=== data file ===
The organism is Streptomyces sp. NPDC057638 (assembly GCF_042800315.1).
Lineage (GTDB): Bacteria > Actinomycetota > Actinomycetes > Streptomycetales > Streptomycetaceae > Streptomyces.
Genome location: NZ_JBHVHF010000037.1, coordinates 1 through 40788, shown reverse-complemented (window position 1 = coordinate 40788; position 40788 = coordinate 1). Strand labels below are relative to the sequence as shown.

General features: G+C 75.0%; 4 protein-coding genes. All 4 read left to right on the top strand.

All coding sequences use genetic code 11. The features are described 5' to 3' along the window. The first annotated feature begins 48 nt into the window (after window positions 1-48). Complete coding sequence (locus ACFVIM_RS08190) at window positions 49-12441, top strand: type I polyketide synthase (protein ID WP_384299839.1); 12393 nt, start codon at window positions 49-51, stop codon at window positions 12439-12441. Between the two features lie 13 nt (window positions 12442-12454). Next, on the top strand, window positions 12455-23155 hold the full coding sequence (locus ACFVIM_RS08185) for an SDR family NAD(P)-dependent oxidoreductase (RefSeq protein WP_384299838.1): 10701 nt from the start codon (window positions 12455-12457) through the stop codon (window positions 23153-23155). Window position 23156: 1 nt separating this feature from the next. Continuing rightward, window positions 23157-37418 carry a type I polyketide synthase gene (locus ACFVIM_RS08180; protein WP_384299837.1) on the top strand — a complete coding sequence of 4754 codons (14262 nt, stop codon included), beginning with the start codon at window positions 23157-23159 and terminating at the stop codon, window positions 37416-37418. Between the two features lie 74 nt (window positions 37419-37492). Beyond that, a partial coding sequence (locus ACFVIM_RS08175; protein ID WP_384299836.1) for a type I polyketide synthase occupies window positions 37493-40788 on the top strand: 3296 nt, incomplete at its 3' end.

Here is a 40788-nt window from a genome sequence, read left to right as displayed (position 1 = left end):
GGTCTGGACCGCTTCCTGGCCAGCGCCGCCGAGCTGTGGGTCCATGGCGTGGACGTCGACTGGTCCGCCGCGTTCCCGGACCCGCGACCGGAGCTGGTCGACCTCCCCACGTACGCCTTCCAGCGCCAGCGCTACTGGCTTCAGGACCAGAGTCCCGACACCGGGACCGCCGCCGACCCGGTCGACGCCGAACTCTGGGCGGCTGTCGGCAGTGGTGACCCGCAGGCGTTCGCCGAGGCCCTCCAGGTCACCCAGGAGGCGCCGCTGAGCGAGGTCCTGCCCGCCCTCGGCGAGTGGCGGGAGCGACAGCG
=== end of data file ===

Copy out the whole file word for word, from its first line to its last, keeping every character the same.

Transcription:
The organism is Streptomyces sp. NPDC057638 (assembly GCF_042800315.1).
Lineage (GTDB): Bacteria > Actinomycetota > Actinomycetes > Streptomycetales > Streptomycetaceae > Streptomyces.
Genome location: NZ_JBHVHF010000037.1, coordinates 1 through 40788, shown reverse-complemented (window position 1 = coordinate 40788; position 40788 = coordinate 1). Strand labels below are relative to the sequence as shown.

General features: G+C 75.0%; 4 protein-coding genes. All 4 read left to right on the top strand.

All coding sequences use genetic code 11. The features are described 5' to 3' along the window. The first annotated feature begins 48 nt into the window (after window positions 1-48). Complete coding sequence (locus ACFVIM_RS08190) at window positions 49-12441, top strand: type I polyketide synthase (protein ID WP_384299839.1); 12393 nt, start codon at window positions 49-51, stop codon at window positions 12439-12441. Between the two features lie 13 nt (window positions 12442-12454). Next, on the top strand, window positions 12455-23155 hold the full coding sequence (locus ACFVIM_RS08185) for an SDR family NAD(P)-dependent oxidoreductase (RefSeq protein WP_384299838.1): 10701 nt from the start codon (window positions 12455-12457) through the stop codon (window positions 23153-23155). Window position 23156: 1 nt separating this feature from the next. Continuing rightward, window positions 23157-37418 carry a type I polyketide synthase gene (locus ACFVIM_RS08180; protein WP_384299837.1) on the top strand — a complete coding sequence of 4754 codons (14262 nt, stop codon included), beginning with the start codon at window positions 23157-23159 and terminating at the stop codon, window positions 37416-37418. Between the two features lie 74 nt (window positions 37419-37492). Beyond that, a partial coding sequence (locus ACFVIM_RS08175; protein ID WP_384299836.1) for a type I polyketide synthase occupies window positions 37493-40788 on the top strand: 3296 nt, incomplete at its 3' end.

Here is a 40788-nt window from a genome sequence, read left to right as displayed (position 1 = left end):
GGTCTGGACCGCTTCCTGGCCAGCGCCGCCGAGCTGTGGGTCCATGGCGTGGACGTCGACTGGTCCGCCGCGTTCCCGGACCCGCGACCGGAGCTGGTCGACCTCCCCACGTACGCCTTCCAGCGCCAGCGCTACTGGCTTCAGGACCAGAGTCCCGACACCGGGACCGCCGCCGACCCGGTCGACGCCGAACTCTGGGCGGCTGTCGGCAGTGGTGACCCGCAGGCGTTCGCCGAGGCCCTCCAGGTCACCCAGGAGGCGCCGCTGAGCGAGGTCCTGCCCGCCCTCGGCGAGTGGCGGGAGCGACAGCG